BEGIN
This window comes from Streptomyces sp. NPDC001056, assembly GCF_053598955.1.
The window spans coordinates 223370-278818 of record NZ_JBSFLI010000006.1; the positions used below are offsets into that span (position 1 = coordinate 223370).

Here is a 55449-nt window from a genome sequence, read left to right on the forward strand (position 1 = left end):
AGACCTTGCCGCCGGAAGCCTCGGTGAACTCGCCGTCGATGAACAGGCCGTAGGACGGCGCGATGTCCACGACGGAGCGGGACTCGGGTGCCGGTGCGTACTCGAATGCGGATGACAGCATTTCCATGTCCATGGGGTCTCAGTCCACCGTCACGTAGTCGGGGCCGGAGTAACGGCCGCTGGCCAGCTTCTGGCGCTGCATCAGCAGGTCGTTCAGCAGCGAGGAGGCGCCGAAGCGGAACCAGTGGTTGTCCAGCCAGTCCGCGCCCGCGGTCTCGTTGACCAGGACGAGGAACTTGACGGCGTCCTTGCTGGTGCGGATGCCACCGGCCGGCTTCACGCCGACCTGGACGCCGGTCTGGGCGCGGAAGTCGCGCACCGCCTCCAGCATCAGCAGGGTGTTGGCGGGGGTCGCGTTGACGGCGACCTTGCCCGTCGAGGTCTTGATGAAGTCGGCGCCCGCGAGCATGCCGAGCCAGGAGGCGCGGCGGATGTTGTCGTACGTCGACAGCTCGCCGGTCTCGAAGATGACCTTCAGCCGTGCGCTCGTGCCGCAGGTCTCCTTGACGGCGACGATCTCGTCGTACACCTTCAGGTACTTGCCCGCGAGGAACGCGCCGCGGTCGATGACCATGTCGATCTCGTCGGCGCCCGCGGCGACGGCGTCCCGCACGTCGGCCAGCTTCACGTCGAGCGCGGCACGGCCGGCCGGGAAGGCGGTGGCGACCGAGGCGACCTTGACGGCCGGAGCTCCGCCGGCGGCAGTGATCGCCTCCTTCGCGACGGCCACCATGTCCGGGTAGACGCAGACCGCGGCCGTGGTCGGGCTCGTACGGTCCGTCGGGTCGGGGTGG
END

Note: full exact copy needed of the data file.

This window comes from Streptomyces sp. NPDC001056, assembly GCF_053598955.1.
The window spans coordinates 223370-278818 of record NZ_JBSFLI010000006.1; the positions used below are offsets into that span (position 1 = coordinate 223370).

Here is a 55449-nt window from a genome sequence, read left to right on the forward strand (position 1 = left end):
AGACCTTGCCGCCGGAAGCCTCGGTGAACTCGCCGTCGATGAACAGGCCGTAGGACGGCGCGATGTCCACGACGGAGCGGGACTCGGGTGCCGGTGCGTACTCGAATGCGGATGACAGCATTTCCATGTCCATGGGGTCTCAGTCCACCGTCACGTAGTCGGGGCCGGAGTAACGGCCGCTGGCCAGCTTCTGGCGCTGCATCAGCAGGTCGTTCAGCAGCGAGGAGGCGCCGAAGCGGAACCAGTGGTTGTCCAGCCAGTCCGCGCCCGCGGTCTCGTTGACCAGGACGAGGAACTTGACGGCGTCCTTGCTGGTGCGGATGCCACCGGCCGGCTTCACGCCGACCTGGACGCCGGTCTGGGCGCGGAAGTCGCGCACCGCCTCCAGCATCAGCAGGGTGTTGGCGGGGGTCGCGTTGACGGCGACCTTGCCCGTCGAGGTCTTGATGAAGTCGGCGCCCGCGAGCATGCCGAGCCAGGAGGCGCGGCGGATGTTGTCGTACGTCGACAGCTCGCCGGTCTCGAAGATGACCTTCAGCCGTGCGCTCGTGCCGCAGGTCTCCTTGACGGCGACGATCTCGTCGTACACCTTCAGGTACTTGCCCGCGAGGAACGCGCCGCGGTCGATGACCATGTCGATCTCGTCGGCGCCCGCGGCGACGGCGTCCCGCACGTCGGCCAGCTTCACGTCGAGCGCGGCACGGCCGGCCGGGAAGGCGGTGGCGACCGAGGCGACCTTGACGGCCGGAGCTCCGCCGGCGGCAGTGATCGCCTCCTTCGCGACGGCCACCATGTCCGGGTAGACGCAGACCGCGGCCGTGGTCGGGCTCGTACGGTCCGTCGGGTCGGGGTGG